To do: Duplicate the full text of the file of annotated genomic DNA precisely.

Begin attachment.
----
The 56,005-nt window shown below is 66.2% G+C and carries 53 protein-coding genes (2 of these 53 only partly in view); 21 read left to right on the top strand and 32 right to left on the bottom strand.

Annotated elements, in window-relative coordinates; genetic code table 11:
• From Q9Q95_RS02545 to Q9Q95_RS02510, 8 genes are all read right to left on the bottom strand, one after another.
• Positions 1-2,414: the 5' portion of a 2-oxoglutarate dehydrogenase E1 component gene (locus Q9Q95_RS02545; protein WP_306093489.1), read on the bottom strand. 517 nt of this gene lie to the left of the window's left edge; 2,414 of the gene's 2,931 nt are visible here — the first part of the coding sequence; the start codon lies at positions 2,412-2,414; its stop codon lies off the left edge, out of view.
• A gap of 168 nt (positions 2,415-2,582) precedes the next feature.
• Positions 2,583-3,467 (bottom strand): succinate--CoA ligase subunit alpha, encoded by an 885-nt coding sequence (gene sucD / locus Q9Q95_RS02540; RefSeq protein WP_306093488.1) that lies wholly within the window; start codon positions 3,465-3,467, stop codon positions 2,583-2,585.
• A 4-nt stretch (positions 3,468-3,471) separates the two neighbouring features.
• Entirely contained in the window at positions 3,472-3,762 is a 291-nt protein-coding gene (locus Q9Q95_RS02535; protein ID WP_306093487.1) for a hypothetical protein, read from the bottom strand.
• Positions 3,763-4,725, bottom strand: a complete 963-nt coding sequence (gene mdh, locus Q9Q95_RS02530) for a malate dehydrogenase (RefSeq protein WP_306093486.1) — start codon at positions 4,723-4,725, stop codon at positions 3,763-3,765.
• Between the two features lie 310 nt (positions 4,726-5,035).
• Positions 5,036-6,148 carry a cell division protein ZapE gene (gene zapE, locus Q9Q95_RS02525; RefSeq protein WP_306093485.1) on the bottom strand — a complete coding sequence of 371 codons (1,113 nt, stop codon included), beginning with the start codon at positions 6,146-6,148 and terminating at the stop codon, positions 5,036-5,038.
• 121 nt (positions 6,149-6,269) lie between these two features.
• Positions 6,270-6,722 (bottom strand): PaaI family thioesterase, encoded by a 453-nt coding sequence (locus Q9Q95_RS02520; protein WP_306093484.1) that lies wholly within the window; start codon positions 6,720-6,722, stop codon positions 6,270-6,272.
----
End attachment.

The 56,005-nt window shown below is 66.2% G+C and carries 53 protein-coding genes (2 of these 53 only partly in view); 21 read left to right on the top strand and 32 right to left on the bottom strand.

Annotated elements, in window-relative coordinates; genetic code table 11:
• From Q9Q95_RS02545 to Q9Q95_RS02510, 8 genes are all read right to left on the bottom strand, one after another.
• Positions 1-2,414: the 5' portion of a 2-oxoglutarate dehydrogenase E1 component gene (locus Q9Q95_RS02545; protein WP_306093489.1), read on the bottom strand. 517 nt of this gene lie to the left of the window's left edge; 2,414 of the gene's 2,931 nt are visible here — the first part of the coding sequence; the start codon lies at positions 2,412-2,414; its stop codon lies off the left edge, out of view.
• A gap of 168 nt (positions 2,415-2,582) precedes the next feature.
• Positions 2,583-3,467 (bottom strand): succinate--CoA ligase subunit alpha, encoded by an 885-nt coding sequence (gene sucD / locus Q9Q95_RS02540; RefSeq protein WP_306093488.1) that lies wholly within the window; start codon positions 3,465-3,467, stop codon positions 2,583-2,585.
• A 4-nt stretch (positions 3,468-3,471) separates the two neighbouring features.
• Entirely contained in the window at positions 3,472-3,762 is a 291-nt protein-coding gene (locus Q9Q95_RS02535; protein ID WP_306093487.1) for a hypothetical protein, read from the bottom strand.
• Positions 3,763-4,725, bottom strand: a complete 963-nt coding sequence (gene mdh, locus Q9Q95_RS02530) for a malate dehydrogenase (RefSeq protein WP_306093486.1) — start codon at positions 4,723-4,725, stop codon at positions 3,763-3,765.
• Between the two features lie 310 nt (positions 4,726-5,035).
• Positions 5,036-6,148 carry a cell division protein ZapE gene (gene zapE, locus Q9Q95_RS02525; RefSeq protein WP_306093485.1) on the bottom strand — a complete coding sequence of 371 codons (1,113 nt, stop codon included), beginning with the start codon at positions 6,146-6,148 and terminating at the stop codon, positions 5,036-5,038.
• 121 nt (positions 6,149-6,269) lie between these two features.
• Positions 6,270-6,722 (bottom strand): PaaI family thioesterase, encoded by a 453-nt coding sequence (locus Q9Q95_RS02520; protein WP_306093484.1) that lies wholly within the window; start codon positions 6,720-6,722, stop codon positions 6,270-6,272.